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Mike hopes to see the world turned upside down through local communities banding together for social change, especially churches which have recognized the radical calling to be good news to the poor, to set free the prisoners and oppressed, and to become the social embodiment of the reign of God on earth as it is in heaven. He lives with the blessed memory of his wife, in Durham, NC, and has three adult children living in three different states. He also shares his life with the Mt. Level Missionary Baptist Church in Durham, the faculty and students of Shaw University Divinity School in Raleigh, NC, and the faithful fans of Duke and Baylor Basketball in his neighborhood.

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Thursday, September 10, 2015

Cooper Should Have Retried the Officer Who Killed Jonathan Ferrell

NC Attorney General Roy Cooper says that the killing of Jonathan Ferrell by Charlotte police officer Randall Kerrick fits the legal description of manslaughter.  He says the killing was illegal because the officer clearly went against department policy.  Even so, he believes he and his prosecutors are right not to retry the case after the first trial ended in a hung jury.

Cooper justifies his position by saying that the prosecutors made the best case possible for conviction.  He says that the eight of twelve votes for acquittal from the jury is a strong indication that a retrial, lacking any powerful new evidence, would fail again.  He says the difficulty of getting an indictment of Kerrick in the first place, when there was no case made by the defense, is another reason to believe that getting a conviction is highly unlikely.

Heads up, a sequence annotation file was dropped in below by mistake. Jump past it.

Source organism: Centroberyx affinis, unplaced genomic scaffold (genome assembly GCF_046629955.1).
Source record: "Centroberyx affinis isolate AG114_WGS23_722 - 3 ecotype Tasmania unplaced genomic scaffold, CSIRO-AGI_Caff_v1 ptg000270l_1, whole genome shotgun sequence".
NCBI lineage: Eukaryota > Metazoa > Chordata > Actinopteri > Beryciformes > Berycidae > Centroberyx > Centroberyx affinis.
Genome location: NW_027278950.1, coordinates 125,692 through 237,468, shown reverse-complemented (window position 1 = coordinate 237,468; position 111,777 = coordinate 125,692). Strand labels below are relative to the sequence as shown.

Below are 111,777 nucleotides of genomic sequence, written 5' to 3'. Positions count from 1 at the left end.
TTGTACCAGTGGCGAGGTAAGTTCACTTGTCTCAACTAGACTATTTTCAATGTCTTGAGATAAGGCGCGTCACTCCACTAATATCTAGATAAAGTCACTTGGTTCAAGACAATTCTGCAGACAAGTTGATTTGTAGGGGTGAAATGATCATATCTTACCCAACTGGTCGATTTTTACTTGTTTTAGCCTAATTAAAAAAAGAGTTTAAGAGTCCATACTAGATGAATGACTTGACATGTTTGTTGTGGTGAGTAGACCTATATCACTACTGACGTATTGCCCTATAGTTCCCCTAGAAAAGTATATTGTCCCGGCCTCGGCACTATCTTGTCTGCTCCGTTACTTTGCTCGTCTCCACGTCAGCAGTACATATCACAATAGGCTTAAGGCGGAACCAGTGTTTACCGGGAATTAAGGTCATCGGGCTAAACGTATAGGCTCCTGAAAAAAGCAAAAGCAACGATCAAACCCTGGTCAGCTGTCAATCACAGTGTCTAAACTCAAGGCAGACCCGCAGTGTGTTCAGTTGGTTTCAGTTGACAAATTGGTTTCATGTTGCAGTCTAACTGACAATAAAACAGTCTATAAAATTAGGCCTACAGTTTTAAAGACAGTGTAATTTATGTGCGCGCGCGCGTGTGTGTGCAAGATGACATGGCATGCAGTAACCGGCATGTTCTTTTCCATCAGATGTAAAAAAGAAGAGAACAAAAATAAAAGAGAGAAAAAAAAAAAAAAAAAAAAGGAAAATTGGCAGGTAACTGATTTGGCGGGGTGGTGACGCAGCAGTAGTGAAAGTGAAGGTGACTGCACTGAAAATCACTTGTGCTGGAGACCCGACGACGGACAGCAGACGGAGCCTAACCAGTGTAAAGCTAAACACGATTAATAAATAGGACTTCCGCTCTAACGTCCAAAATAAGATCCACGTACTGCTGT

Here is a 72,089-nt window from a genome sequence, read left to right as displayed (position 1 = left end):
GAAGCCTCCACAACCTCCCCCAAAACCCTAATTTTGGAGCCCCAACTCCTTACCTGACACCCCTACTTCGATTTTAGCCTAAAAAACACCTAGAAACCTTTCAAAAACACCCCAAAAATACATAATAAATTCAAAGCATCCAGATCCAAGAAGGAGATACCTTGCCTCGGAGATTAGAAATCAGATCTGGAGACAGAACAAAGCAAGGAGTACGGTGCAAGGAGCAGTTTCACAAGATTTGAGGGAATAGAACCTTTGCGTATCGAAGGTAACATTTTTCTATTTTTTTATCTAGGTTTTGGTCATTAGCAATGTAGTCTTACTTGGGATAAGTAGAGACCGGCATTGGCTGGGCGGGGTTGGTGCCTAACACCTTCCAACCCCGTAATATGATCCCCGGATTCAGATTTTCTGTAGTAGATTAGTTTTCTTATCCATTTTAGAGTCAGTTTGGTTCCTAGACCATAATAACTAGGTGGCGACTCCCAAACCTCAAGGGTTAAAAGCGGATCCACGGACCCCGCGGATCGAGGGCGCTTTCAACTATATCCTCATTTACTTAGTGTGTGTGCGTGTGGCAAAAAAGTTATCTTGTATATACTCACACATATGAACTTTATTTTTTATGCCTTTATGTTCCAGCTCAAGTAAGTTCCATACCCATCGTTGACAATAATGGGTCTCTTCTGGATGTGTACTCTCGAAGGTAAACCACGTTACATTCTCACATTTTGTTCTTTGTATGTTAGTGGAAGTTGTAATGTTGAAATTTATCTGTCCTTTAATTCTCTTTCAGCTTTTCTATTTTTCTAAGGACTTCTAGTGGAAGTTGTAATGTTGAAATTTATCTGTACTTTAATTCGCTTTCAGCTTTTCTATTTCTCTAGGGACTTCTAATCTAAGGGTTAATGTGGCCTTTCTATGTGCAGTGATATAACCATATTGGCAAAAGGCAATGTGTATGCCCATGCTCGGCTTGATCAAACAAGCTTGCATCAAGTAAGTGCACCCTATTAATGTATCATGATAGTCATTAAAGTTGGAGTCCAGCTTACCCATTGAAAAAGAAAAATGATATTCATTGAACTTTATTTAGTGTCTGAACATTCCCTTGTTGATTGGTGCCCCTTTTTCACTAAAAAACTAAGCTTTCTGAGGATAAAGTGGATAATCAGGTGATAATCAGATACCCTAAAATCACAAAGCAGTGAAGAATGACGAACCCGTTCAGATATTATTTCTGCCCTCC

Ministers from Charlotte, NC, came to Raleigh to ask Cooper to change his mind in this case.  They made quite compelling arguments in favor of pursuing a retrial.

1.  The duty of a prosecutor is to pursue a verdict when a crime has been committed.  Cooper said that he and his prosecutorial staff agree on this: "the elements of the crime of voluntary manslaughter were met by the facts and the law in this case."  A grand jury believed they saw enough evidence to call for a trial to determine whether the officer committed a crime.  It is not the duty of the prosecutor to predict in advance whether a case can win, nor to choose not to prosecute some crimes, especially crimes as serious as voluntary manslaughter.  It is an abdication of duty to decide now that a previous hung jury means that there cannot ever be a conviction.  Still that is what the AG Office's statement said: “Meeting the standard of proof of beyond a reasonable doubt could not be achieved.”

Read more here: http://www.charlotteobserver.com/news/local/crime/article32625516.html#storylink=cpy

2.  A hung jury has not spoken.  It has, for all intents and purposes, remained silent.  A mistrial is not a trial.  A jury that gives no verdict is a discussion group.  In the words of Rev. William Barber, II, "A hung jury is not a spoken jury."  Yet AG Cooper said, "We need to listen to what the jury said."  They did not say anything, or perhaps what they did say was gibberish.  They have not spoken anything that the public can understand.  They have thrown up their hands and passed the decision on to others.